Guide to servicing your diesel vehicle

From ADCO.

A 16 cylinder in-line Diesel Pump at the ADCO Facility

The decision on where, when and how to have diesel vehicles serviced is something most owners of diesel powered vehicles are asked to make. The choice is to follow the ‘easy’ route of having your local technician service and maintain the vehicles. However, before taking this step, four issues should be considered, namely; technical expertise, specialist facilities, properly trained technicians and quality.

Hugo Grobler, national franchise manager at ADCO, says the difference in diesel service begins at the door of a franchised facility and the financial commitment it has made in technology. Typically, he says, this investment at an ADCO franchise could be up to R20 million or even more for state-of-the-art facilities.

‘Diesel technology, like many other technical sectors, is constantly evolving. Emission controls have become increasingly important, fuel quality has improved, and engines have been revolutionised. The best indicator of this is common rail pressures that have increased from 1350 bar in the early to mid 2000s; to more than 2400 bar today. Given the changes, spending the money to obtain the benefits from fuel economy to reliability, torque and longevity, and then taking a vehicle to a technician who can only do a basic service could be expensive in the long run.’

Clean rooms

The primary difference in quality engine maintenance lies within the facilities and diagnostic equipment available. Only specialist facilities have clean rooms where injectors, the heart of any diesel engine are finely calibrated. Add expertise in brands such as Bosch, Denso, DELPHI, Hartridge, Stanadyne, Yanmar and Zexel, combine these brands with professional technicians specialising in fuel injection and related services, and it soon becomes apparent why going to experts reaps dividends.

‘It is crucial for motorists opting for diesel power to understand that components, and not just fuel, are consumables.  Crucial parts have service intervals, and pumps and injectors should be removed, cleaned and calibrated so that the possibility of breakages and replacements is avoided,’ says Grobler.

‘Adjusting and calibrating pumps and injectors to take up wear that has occurred will ensure longer component life and performance that meets expectations. This is a basic rule of diesel engine maintenance and should be followed whether the vehicle concerned is a tractor, agricultural machine or one of the most advanced turbo diesel injection systems available. Whether they are common rail units or electronically controlled, correct maintenance is always the key to sustainable service life.’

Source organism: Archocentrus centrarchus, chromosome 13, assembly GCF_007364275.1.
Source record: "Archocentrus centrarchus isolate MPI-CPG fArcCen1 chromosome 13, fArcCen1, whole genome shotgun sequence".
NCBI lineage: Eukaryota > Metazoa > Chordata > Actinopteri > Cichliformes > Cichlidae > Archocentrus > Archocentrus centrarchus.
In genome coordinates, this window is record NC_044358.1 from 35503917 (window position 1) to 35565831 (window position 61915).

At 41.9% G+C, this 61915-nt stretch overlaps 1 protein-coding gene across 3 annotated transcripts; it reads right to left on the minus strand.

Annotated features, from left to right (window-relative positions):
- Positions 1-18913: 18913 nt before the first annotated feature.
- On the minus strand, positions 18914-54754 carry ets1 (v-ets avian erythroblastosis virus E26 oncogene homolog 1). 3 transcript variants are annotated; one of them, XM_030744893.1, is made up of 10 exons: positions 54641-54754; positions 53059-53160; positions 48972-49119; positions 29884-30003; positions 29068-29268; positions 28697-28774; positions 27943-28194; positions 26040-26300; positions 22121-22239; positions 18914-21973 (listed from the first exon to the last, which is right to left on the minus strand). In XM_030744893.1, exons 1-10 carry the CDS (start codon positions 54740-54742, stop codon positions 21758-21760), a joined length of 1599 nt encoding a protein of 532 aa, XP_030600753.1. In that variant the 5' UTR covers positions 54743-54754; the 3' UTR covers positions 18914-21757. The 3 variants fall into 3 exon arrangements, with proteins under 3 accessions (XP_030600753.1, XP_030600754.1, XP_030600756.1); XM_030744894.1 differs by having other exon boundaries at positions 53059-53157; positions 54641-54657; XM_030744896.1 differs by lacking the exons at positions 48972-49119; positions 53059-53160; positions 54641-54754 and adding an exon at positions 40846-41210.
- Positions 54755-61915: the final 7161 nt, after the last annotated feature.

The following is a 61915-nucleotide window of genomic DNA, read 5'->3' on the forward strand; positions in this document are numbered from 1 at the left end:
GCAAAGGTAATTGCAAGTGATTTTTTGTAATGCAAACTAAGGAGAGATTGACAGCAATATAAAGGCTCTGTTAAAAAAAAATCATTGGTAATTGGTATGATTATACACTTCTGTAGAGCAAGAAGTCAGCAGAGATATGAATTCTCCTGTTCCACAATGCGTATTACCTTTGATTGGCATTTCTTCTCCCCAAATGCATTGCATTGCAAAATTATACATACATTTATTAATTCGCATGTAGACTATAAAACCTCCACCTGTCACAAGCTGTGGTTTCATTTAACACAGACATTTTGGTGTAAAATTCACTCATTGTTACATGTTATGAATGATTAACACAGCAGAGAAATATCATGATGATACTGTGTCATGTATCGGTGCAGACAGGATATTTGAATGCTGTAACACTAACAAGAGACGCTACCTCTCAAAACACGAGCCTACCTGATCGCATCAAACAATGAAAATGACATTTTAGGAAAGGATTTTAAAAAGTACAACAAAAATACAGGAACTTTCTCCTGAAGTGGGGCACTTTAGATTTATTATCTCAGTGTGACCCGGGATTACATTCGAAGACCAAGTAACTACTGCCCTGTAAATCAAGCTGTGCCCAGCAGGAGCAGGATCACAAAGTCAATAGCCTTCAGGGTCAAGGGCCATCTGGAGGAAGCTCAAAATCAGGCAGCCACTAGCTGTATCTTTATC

‘One of the keys to reduced environmental emissions, reduced engine wear and reliability has been the evolution of fuel.  Sulphur is a lubricant used in diesel fuel and is vital to lubricating engine components. The reduction of sulphur in fuel has meant the addition of other additives to replace it.’


Contamination of fuel through the entry of dirt and moisture is a risk for pumps. This is why maintenance and regular inspection of this component is vital to longevity and optimal performance.

‘Older mechanical diesel systems could tolerate a small amount of contamination before requiring servicing and repair. Today, however, the differences in tolerances between the old and the new have forced a new approach. A common rail system is now running at about 2400 bar, and the tolerances involved are measured in microns. Any contamination infiltrating the system, therefore, has the potential to cause significant, or even irreparable damage. Cleanliness is essential.’

Injectors have different spray patterns and angles that are all engine-dependent — the fuel sprays from the injector into a ‘bowl’ located at the top of your engine’s pistons. Incorrect heights and timing of this spray can cause the emission of either white or black smoke from the engine. ‘Diesel that is not completely burned can then run down the side of a piston, wash the engine oil away and result, ultimately in ring and sleeve damage.’

Immediate action

Turbos, although common in most cars, are also serviceable parts, stresses Grobler. Service interval recommendations made by manufacturers should be adhered to..

‘Smoke belching from an exhaust, regardless whether it is white or black, should be regarded as a warning sign of serious things to come. Immediate action by specialists can avoid major damage and large repair bills.’

‘Diesel engines are reliable and capable of powering a vehicle for hundreds of thousands and even millions of kilometres. Like most systems, however, when it requires repair and maintenance, cutting corners and costs by not consulting specialists can end up being prohibitively expensive,’ concludes Grobler.

Fuel injection tester at ADCO

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